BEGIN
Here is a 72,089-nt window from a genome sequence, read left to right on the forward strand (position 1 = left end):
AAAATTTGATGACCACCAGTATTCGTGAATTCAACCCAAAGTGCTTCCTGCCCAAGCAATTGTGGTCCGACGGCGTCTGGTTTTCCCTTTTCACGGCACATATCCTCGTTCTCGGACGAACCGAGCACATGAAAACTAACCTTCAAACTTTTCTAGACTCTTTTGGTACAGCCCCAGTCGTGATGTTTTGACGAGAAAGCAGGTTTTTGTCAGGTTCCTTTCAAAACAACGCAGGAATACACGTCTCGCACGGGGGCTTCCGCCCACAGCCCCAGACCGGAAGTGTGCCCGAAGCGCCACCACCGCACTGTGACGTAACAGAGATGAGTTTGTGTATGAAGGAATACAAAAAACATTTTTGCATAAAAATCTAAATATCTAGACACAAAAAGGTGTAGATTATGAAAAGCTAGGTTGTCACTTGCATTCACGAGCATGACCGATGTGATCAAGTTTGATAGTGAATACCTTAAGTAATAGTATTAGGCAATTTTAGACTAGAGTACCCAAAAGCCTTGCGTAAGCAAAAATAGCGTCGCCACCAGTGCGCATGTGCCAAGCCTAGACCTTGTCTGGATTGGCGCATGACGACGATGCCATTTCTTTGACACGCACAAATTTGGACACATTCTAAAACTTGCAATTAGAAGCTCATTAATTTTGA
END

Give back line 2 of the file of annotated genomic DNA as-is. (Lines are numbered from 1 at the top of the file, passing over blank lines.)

AAAATTTGATGACCACCAGTATTCGTGAATTCAACCCAAAGTGCTTCCTGCCCAAGCAATTGTGGTCCGACGGCGTCTGGTTTTCCCTTTTCACGGCACATATCCTCGTTCTCGGACGAACCGAGCACATGAAAACTAACCTTCAAACTTTTCTAGACTCTTTTGGTACAGCCCCAGTCGTGATGTTTTGACGAGAAAGCAGGTTTTTGTCAGGTTCCTTTCAAAACAACGCAGGAATACACGTCTCGCACGGGGGCTTCCGCCCACAGCCCCAGACCGGAAGTGTGCCCGAAGCGCCACCACCGCACTGTGACGTAACAGAGATGAGTTTGTGTATGAAGGAATACAAAAAACATTTTTGCATAAAAATCTAAATATCTAGACACAAAAAGGTGTAGATTATGAAAAGCTAGGTTGTCACTTGCATTCACGAGCATGACCGATGTGATCAAGTTTGATAGTGAATACCTTAAGTAATAGTATTAGGCAATTTTAGACTAGAGTACCCAAAAGCCTTGCGTAAGCAAAAATAGCGTCGCCACCAGTGCGCATGTGCCAAGCCTAGACCTTGTCTGGATTGGCGCATGACGACGATGCCATTTCTTTGACACGCACAAATTTGGACACATTCTAAAACTTGCAATTAGAAGCTCATTAATTTTGA